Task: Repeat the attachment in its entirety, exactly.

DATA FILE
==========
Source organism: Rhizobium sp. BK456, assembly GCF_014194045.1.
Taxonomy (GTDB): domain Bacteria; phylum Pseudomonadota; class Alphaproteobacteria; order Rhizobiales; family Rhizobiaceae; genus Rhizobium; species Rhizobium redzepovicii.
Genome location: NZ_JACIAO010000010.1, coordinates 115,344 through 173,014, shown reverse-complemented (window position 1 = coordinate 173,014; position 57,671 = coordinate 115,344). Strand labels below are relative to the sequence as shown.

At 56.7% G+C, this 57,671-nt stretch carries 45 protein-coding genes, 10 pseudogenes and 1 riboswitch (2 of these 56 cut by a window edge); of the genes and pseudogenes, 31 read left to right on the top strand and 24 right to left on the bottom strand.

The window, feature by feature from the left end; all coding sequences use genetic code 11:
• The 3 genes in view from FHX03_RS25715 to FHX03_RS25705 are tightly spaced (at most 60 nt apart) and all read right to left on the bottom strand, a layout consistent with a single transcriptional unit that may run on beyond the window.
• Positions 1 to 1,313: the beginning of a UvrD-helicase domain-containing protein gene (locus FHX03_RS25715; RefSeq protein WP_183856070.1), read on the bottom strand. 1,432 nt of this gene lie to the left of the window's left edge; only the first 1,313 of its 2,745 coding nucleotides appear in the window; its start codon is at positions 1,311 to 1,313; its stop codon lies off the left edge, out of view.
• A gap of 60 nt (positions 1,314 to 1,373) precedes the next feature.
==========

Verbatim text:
Source organism: Rhizobium sp. BK456, assembly GCF_014194045.1.
Taxonomy (GTDB): domain Bacteria; phylum Pseudomonadota; class Alphaproteobacteria; order Rhizobiales; family Rhizobiaceae; genus Rhizobium; species Rhizobium redzepovicii.
Genome location: NZ_JACIAO010000010.1, coordinates 115,344 through 173,014, shown reverse-complemented (window position 1 = coordinate 173,014; position 57,671 = coordinate 115,344). Strand labels below are relative to the sequence as shown.

At 56.7% G+C, this 57,671-nt stretch carries 45 protein-coding genes, 10 pseudogenes and 1 riboswitch (2 of these 56 cut by a window edge); of the genes and pseudogenes, 31 read left to right on the top strand and 24 right to left on the bottom strand.

The window, feature by feature from the left end; all coding sequences use genetic code 11:
• The 3 genes in view from FHX03_RS25715 to FHX03_RS25705 are tightly spaced (at most 60 nt apart) and all read right to left on the bottom strand, a layout consistent with a single transcriptional unit that may run on beyond the window.
• Positions 1 to 1,313: the beginning of a UvrD-helicase domain-containing protein gene (locus FHX03_RS25715; RefSeq protein WP_183856070.1), read on the bottom strand. 1,432 nt of this gene lie to the left of the window's left edge; only the first 1,313 of its 2,745 coding nucleotides appear in the window; its start codon is at positions 1,311 to 1,313; its stop codon lies off the left edge, out of view.
• A gap of 60 nt (positions 1,314 to 1,373) precedes the next feature.